‘I admire him’: El Chapo’s wife describes falling in love with him when she was 17 and insists he is a loving father to their twin seven-year-old daughters as prosecutors ask the jury to use ‘common sense’ and convict him during closing arguments
- Emma Coronel Aispuro, 29, gave an interview to The New York Times which was published on Wednesday
- She said her husband adores their twin seven-year-old daughters Emali and Maria Joaquina
- She met El Chapo while he was on the run in Mexico when she was 17
- They married in a small ceremony when she was 18 and have been together since
- Aispuro has attended every day of his trial in Brooklyn and says she does not recognize the man the prosecutor is ‘trying to show him as’
- After the trial every day, she likes to spend her time at a Brooklyn sushi restaurant and going to bed early
- She said her life has ‘obviously changed’ but that she does not consider herself a ‘single mother’
- Prosecutors asked the jury to apply ‘common sense’ to convict Guzman during closing arguments on Wednesday
- El Chapo’s defense team will give theirs on Thursday then the jury will retire to deliberate 10 charges
El Chapo’s wife has given an 11th hour interview where she paints him as a loving father and doting husband as he prepares to spend the rest of his life locked up in an American prison.
Closing arguments begin at the drug lord’s Brooklyn trial on Wednesday and will continue into Thursday before a jury retires to decide his fate.
They will deliberate 10 separate charges which include criminal enterprise, use of guns, drug money laundering and internationally distributing more than 40 tones of cocaine.
The trial, which has lasted three months, has included testimony about how El Chapo, whose real name is Joaquin Guzman, has ordered countless murders, buried people alive and run an unimaginably violent drug enterprise for decades in Mexico.
But in her interview and accompanying photo-shoot with The New York Times, his wife, Emma Coronel Aispuro, says he is nothing like the man prosecutors have painted him to be.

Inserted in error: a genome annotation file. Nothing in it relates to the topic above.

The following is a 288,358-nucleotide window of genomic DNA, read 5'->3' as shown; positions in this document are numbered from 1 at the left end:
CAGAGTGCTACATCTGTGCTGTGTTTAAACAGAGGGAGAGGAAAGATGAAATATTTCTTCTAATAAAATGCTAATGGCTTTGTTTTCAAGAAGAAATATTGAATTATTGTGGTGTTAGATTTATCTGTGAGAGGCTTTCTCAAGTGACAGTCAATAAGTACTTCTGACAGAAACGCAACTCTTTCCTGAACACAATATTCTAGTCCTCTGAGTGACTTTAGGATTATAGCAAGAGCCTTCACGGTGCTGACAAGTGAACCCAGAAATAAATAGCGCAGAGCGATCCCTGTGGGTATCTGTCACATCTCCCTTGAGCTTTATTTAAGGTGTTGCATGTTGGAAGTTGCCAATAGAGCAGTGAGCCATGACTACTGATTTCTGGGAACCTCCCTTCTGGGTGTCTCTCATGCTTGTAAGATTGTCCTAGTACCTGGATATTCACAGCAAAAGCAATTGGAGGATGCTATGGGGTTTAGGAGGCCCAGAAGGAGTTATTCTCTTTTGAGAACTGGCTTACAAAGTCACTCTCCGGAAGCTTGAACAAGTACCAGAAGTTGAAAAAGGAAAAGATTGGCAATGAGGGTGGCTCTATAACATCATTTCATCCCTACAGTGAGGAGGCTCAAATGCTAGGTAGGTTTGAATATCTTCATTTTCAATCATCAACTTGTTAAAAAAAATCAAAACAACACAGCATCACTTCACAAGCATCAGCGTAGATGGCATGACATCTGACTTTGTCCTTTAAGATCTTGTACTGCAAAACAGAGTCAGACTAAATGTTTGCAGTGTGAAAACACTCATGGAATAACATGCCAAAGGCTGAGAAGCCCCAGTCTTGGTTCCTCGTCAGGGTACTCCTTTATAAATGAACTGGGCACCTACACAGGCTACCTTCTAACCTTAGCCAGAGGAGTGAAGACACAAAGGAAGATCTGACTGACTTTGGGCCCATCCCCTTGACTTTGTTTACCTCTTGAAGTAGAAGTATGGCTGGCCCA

‘I don’t know my husband as the person they are trying to show him as. But rather I admire him as the human being that I met, and the one that I married,’ she said in Spanish.
The publication of the interview coincided with the prosecution’s closing arguments where they pleaded for the jury to use ‘common sense’ and accept the ‘avalanche’ of evidence against Guzman to put him behind bars for the rest of his life.
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Emma Coronal Aispuro (left outside her husband’s trial on Wednesday morning) has told in an interview how they met when she was 17 and he was on the run after breaking out of prison in Mexico in 2001. He is shown, right, being extradited to the US in 2017
Assistant U.S. Attorney Andrea Goldbarg invoked the graphic testimony of one witness, who described how Guzman shot two men in the head and threw their bodies on a bonfire after beating them and swearing at them for working for a rival cartel, to make her point.
‘The cartel’s engines were corruption and violence,’ she said, adding that Guzman was able ‘to impose his will on anyone who got in his way.’
Goldbarg spent much of her closing argument walking jurors through what she called an ‘avalanche’ of evidence, including testimony by cooperators and intercepted phone calls and texts that she said made in clear that Guzman called the shots.
Of the 14 cooperators who took the witness stand, 11 testified that they took orders from the defendant, she said.
She also laid out evidence including bags of drugs and rifles, walking past it calmly to illustrate her point.
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The prosecutors told jurors if they had any doubt Guzman was guilty, they should ask themselves why he acted the way he did: why he had bodyguards, hid out in the Sinaloa mountainside, had a mile-long (1.6-kilometer-long) tunnel dug to break out of prison and used spyware on his wife and two girlfriends.
‘The questions could go on and on. The answer is common sense,’ she said.
Dismissing his defense that he was not the main cartel organizer she said: ‘The government does not have to prove that he was the boss, or the only boss, or even one of the top bosses,’ though she said he was ‘one of the top bosses, without a doubt.’
She added that the witnesses’ testimony was backed up by cell phone data and text messages written by Guzman himself.